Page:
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You might have heard the news that some sites that were posting rumors about Windows 8 features were shut down. It appears to be unclear who is behind this, but it is obvious that Redmond does not really like it when possible Windows 8 features are discussed in public at this time. I believe that this strategy is wrong, and in this post I explain why.
In my opinion, these rumors are very important. They trigger discussion on the web, and I believe that this helps Microsoft find out what Windows customers really want. This is one of the reasons why I started the Windows 8 poll with its somewhat surprising outcome.
Of course, the downside is that wrong expectations will turn into disappointment if the rumors turn out to be hoaxes or if features have to be axed because of time constraints. The Vista marketing debacle was partly caused by these dashed hopes. However, Microsoft survived, and those discussions after the public release of Vista led to Windows 7, which obviously is a big success.
I think Apple-like behavior that keeps simple new features a state secret until the final product is released is not only ridiculous but is also not helpful in creating a software product for the masses. A smart software company makes use of the new many-to-many communication feature of the web to create a software product that the masses want.
One of the most popular sentences in product manager blogs is "We listen to our customers." I wonder how this is possible if you keep features a secret until the first beta is released to the public. At this stage, it is already too late to "listen to customers." I think that asking a few CIOs of big organizations and "partners" what kind of features they would like to have in a future product release, or how they like an early alpha version, is not listening to customers. It is listening to a few experts and nothing more.
This kind of "listening" was appropriate in a world without many-to-many communication. Rumors and cancelled features were one reason for the Vista debacle, but the main reason was that many just wanted a different kind of product (not me). How could this be possible, after a development period of more than five years, if Microsoft listened to customers? Did all those customers lie? Or didn't they know what they wanted? Or did Microsoft just listen to the wrong customers? The truth is that only a handful of software engineers guessed what kind of features people wanted in Vista, and they simply guessed wrong.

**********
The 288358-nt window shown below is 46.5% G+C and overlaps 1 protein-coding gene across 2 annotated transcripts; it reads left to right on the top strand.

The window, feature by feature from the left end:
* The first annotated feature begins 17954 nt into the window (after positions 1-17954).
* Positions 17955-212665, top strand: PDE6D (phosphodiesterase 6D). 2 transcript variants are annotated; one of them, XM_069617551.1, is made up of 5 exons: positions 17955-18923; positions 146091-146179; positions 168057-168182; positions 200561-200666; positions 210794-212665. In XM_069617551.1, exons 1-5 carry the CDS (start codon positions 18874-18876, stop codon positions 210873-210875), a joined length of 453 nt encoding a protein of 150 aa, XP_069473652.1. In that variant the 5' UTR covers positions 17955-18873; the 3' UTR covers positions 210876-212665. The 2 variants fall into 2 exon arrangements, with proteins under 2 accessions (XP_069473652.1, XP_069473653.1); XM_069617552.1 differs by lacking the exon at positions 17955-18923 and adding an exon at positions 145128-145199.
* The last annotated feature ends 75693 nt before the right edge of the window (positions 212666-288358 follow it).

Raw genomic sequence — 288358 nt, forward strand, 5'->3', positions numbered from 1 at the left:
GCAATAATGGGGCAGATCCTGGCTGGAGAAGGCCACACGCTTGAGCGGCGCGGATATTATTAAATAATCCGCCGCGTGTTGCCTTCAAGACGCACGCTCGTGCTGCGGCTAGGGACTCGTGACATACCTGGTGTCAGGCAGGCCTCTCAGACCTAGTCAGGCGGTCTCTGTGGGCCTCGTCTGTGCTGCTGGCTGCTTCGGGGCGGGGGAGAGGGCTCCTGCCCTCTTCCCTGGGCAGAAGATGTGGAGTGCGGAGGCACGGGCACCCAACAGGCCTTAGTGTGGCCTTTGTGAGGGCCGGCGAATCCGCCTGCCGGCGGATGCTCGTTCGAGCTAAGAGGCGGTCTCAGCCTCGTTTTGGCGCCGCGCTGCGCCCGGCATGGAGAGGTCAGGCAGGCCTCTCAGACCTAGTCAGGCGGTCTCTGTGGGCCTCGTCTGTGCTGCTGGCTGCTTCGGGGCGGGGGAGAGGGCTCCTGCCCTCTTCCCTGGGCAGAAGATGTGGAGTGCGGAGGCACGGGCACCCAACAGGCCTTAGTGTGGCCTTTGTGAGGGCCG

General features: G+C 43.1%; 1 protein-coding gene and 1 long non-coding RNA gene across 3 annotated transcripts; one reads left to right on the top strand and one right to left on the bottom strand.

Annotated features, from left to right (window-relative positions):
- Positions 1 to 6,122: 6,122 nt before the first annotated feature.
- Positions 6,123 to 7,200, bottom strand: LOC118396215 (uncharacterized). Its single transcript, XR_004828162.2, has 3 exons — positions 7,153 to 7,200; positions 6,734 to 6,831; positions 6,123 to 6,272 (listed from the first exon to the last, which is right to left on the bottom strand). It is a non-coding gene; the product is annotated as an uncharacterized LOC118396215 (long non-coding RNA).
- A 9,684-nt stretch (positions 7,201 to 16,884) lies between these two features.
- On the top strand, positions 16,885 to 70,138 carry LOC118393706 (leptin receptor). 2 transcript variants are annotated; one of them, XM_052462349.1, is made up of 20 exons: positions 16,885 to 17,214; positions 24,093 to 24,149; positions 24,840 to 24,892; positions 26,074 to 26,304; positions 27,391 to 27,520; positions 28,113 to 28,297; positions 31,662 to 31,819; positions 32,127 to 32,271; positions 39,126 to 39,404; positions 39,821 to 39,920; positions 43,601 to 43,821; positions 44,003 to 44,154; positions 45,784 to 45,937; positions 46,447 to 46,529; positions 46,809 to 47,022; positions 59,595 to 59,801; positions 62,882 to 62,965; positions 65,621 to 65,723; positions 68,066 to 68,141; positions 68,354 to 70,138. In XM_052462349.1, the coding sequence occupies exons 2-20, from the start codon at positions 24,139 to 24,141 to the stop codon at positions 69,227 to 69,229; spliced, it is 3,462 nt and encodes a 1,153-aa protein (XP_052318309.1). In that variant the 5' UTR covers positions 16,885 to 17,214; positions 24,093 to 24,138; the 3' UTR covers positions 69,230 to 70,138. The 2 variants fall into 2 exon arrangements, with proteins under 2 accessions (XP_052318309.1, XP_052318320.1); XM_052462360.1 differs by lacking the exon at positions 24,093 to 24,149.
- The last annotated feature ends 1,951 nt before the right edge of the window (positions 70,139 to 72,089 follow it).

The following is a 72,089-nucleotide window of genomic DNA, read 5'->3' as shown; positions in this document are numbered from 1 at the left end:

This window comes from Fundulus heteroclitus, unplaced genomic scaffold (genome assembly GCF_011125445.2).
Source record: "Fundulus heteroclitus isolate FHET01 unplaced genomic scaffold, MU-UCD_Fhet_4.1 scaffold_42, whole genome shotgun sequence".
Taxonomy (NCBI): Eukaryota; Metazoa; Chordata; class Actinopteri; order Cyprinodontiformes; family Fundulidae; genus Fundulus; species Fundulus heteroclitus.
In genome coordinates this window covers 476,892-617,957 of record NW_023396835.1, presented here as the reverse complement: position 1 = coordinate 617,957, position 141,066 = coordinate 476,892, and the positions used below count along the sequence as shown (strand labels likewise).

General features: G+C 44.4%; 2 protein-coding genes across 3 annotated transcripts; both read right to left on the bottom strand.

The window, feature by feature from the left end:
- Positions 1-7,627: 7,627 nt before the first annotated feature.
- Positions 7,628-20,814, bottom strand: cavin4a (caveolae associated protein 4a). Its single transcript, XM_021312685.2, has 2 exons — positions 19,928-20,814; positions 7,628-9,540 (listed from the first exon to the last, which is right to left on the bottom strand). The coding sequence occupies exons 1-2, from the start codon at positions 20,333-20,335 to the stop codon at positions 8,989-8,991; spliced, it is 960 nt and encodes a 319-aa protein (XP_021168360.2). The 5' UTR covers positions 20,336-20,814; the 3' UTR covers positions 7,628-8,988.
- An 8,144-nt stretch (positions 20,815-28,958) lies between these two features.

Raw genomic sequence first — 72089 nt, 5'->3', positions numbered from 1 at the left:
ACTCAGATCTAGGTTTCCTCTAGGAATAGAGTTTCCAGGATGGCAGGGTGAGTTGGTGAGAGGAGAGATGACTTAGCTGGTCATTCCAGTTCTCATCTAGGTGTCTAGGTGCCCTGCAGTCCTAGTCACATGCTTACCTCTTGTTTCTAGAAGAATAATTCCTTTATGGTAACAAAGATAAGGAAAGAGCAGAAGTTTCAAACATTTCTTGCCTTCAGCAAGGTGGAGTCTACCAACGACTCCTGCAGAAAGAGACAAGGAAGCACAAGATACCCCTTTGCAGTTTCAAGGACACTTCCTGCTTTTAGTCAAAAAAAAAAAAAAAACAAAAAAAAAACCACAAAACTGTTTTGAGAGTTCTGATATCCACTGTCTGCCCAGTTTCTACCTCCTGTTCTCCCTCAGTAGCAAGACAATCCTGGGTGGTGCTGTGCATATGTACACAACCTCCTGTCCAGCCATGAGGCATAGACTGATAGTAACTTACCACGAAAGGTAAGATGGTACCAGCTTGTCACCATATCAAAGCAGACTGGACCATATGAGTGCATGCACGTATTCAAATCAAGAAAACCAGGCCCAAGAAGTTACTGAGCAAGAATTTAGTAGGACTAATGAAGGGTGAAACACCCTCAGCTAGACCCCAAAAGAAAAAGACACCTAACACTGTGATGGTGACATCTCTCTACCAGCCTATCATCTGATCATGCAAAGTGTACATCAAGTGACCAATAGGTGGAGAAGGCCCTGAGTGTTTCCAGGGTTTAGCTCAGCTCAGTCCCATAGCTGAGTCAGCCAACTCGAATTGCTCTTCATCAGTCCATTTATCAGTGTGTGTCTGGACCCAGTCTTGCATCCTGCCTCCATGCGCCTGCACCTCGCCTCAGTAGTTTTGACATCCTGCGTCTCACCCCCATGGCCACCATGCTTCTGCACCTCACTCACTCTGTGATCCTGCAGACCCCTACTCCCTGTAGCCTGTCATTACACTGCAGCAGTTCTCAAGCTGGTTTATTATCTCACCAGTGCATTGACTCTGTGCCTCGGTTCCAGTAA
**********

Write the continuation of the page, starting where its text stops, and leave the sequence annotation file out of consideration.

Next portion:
If you have very "good guessers" (like Apple, at the moment), this can work quite well for a while. However, guessing always involves luck, and every run of luck ends sooner or later. And what happens if the good guesser has to retire (Steve Jobs) or leaves the company for a higher purpose (Bill Gates)?
Vista's long beta phase was not really helpful either. By nature of a beta product, only minor changes can be made. However, those minor changes are sometimes not enough to create a successful product. Listening to customers nowadays means to extensively monitor the discussion on the web. I believe that it is necessary to discuss new Windows features openly on the web long before the first line of code is written.
Companies may think that this open discussion poses a risk that competitors will get ideas for their products, but this risk has to be accepted. In the end, the company who has the best listeners will prevail. But if you hide in the back or even hunt down journalists who dare to do their job (like the Cupertino paranoiacs), you only demonstrate that you are not really interested in listening to customers. Not listening to what people want has become dangerous not only for software companies but also for governments who underestimated the new power of many-to-many communication on the web.